Title : Effects of wheat-faba bean intercropping on yield, land-use efficiency and economic revenue in semi-arid areas
In semi-arid areas, intercropping is perceived as a practice that compares favourably to sole cropping and that may contribute to maximize crop yield. Accordingly, intercropping of faba bean and wheat are commonly practiced by farmers in semi-arid areas. Yet there is limited information on their full ecological and economic benefits. This study aimed at addressing this knowledge gap. It was conducted in two consecutive years at Mekelle Agricultural Research Centre, northern Ethiopia. The emphasis was on the analysis of the effects of faba bean intercrops with wheat varieties at different seed rates on grain yield, economic revenue and land-use efficiency. The study considered three wheat varieties (Shehan, HAR 2501 and Mekelle 01) at three different seed rates (25, 50 and 75%) of the recommended sole wheat rate (150 kg ha-1). These were intercropped with full faba bean (250,000 plants ha-1). Sole cropping of each wheat variety and faba bean was used as control. Results highlighted that the intercrops had significantly higher total yield, economic revenue and land equivalent ratio (LER) compared to the sole crops. Faba bean intercropped with the wheat HAR 2501 variety at 75% seed rate increased the total yield and the economic revenue by 39 and 17%, respectively, over sole faba bean, and the LER by 50% over the sole crops. Results thus suggest that intercropping of faba bean and wheat may be a sustainable farming option as compared to the sole crops. It may also contribute to improve crop yield and land-use productivity thereby enhancing the livelihood in semi-arid areas.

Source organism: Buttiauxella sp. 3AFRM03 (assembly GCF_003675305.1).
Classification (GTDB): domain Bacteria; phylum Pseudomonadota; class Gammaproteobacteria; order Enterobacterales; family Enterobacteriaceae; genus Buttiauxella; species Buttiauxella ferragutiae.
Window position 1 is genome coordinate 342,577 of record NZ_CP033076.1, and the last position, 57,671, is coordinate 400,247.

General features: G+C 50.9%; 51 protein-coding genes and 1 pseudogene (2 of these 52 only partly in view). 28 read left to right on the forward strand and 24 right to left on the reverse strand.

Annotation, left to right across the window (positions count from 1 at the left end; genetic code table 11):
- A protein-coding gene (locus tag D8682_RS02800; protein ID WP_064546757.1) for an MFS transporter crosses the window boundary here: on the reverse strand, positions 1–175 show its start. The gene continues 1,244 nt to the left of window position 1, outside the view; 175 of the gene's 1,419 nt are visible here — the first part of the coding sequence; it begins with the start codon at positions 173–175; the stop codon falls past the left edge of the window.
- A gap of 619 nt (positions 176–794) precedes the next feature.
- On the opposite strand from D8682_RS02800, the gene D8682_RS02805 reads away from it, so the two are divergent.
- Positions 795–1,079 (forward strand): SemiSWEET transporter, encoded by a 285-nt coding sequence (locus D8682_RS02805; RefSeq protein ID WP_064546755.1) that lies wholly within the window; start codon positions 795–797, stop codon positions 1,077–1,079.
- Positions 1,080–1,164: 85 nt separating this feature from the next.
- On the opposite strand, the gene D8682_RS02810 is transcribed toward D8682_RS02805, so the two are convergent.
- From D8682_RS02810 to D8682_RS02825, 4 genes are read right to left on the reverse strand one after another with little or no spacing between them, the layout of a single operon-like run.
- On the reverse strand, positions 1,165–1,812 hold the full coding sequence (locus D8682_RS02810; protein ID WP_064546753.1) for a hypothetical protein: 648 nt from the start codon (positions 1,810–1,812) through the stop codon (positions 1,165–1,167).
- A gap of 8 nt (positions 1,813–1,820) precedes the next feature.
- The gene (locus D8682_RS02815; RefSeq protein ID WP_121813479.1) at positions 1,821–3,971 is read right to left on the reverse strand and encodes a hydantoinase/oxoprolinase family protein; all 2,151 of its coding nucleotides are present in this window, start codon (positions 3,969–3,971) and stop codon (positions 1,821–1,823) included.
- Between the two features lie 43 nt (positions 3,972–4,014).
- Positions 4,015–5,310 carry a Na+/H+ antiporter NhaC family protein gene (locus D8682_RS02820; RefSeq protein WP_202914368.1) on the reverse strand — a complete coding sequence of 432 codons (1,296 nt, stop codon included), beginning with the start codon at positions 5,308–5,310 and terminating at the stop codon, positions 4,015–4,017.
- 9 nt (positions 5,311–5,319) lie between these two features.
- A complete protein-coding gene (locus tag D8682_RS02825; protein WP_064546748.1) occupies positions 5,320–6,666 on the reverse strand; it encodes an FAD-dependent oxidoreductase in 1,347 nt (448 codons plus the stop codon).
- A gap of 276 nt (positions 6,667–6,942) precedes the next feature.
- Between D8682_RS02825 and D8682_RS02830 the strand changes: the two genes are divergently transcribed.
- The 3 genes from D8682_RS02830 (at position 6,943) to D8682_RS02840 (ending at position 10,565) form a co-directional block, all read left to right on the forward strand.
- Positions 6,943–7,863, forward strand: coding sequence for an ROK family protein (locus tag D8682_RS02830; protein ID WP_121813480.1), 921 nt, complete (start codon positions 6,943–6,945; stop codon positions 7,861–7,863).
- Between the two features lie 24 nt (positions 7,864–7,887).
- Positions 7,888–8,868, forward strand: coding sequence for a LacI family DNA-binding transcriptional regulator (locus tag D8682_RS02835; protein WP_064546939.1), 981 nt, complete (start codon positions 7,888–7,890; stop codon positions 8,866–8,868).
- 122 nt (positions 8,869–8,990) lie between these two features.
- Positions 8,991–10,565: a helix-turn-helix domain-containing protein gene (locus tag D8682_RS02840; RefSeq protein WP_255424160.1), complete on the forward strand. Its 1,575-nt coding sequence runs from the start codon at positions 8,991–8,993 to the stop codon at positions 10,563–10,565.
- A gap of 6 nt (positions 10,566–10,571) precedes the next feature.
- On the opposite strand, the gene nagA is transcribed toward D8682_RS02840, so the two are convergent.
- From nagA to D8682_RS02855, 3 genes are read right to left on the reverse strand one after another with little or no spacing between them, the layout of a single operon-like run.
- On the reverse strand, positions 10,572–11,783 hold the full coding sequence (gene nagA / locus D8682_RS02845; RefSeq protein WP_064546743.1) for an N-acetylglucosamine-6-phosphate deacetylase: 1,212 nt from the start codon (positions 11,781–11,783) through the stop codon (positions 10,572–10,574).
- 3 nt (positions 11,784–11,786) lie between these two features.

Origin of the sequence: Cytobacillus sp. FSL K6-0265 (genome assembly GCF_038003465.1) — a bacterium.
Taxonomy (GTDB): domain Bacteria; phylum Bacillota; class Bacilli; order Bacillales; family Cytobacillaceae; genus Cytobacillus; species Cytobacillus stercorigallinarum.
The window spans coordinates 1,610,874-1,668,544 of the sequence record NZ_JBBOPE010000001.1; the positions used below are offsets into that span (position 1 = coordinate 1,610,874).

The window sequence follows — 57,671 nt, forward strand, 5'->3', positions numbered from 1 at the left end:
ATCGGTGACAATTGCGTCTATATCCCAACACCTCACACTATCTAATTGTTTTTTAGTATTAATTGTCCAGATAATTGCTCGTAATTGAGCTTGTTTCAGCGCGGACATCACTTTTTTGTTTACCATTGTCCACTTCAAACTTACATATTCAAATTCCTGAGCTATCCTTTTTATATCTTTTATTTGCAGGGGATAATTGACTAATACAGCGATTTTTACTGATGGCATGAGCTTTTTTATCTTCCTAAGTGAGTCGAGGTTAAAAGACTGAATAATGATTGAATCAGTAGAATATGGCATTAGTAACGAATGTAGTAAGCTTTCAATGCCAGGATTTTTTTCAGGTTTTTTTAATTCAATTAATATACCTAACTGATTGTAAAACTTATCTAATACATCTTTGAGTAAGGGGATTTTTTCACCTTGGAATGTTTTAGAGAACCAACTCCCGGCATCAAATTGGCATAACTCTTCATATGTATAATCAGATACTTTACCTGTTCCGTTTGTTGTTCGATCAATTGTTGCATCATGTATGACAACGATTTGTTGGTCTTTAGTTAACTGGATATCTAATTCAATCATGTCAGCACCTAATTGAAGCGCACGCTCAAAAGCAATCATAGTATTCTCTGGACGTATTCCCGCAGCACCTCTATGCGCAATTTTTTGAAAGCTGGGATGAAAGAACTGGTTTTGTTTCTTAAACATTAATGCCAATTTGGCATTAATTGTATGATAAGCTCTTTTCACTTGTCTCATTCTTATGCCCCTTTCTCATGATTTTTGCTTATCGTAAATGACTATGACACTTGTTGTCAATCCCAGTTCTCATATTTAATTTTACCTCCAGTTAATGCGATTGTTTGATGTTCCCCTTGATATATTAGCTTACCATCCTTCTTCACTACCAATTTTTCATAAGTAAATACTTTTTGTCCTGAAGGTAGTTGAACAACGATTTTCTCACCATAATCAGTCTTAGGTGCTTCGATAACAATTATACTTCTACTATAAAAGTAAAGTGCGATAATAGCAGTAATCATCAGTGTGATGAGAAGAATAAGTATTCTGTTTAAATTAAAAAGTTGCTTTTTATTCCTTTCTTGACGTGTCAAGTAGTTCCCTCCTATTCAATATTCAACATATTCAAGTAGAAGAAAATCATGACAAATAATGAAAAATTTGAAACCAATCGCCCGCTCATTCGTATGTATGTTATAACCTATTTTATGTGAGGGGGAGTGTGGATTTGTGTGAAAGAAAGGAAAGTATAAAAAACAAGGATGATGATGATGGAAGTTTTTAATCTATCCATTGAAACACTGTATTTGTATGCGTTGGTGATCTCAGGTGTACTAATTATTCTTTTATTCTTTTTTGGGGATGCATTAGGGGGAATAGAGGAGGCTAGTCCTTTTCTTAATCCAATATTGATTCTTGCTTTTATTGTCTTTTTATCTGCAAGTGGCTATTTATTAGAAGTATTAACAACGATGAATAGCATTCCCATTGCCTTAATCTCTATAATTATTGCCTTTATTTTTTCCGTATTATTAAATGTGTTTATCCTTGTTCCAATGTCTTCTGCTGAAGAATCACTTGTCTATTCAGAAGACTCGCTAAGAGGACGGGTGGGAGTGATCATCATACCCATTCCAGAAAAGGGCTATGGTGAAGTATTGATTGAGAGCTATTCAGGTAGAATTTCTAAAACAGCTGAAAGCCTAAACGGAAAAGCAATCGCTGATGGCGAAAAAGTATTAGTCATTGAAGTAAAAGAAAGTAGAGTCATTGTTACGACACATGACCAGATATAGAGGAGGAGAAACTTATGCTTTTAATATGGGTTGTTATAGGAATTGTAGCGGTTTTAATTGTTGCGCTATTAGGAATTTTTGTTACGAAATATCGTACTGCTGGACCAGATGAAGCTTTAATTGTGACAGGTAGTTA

Keywords: Crop productivity, Ethiopia, Land equivalent ratio, Seed rates, Triticum aestivum L., Vicia faba L., Wheat variety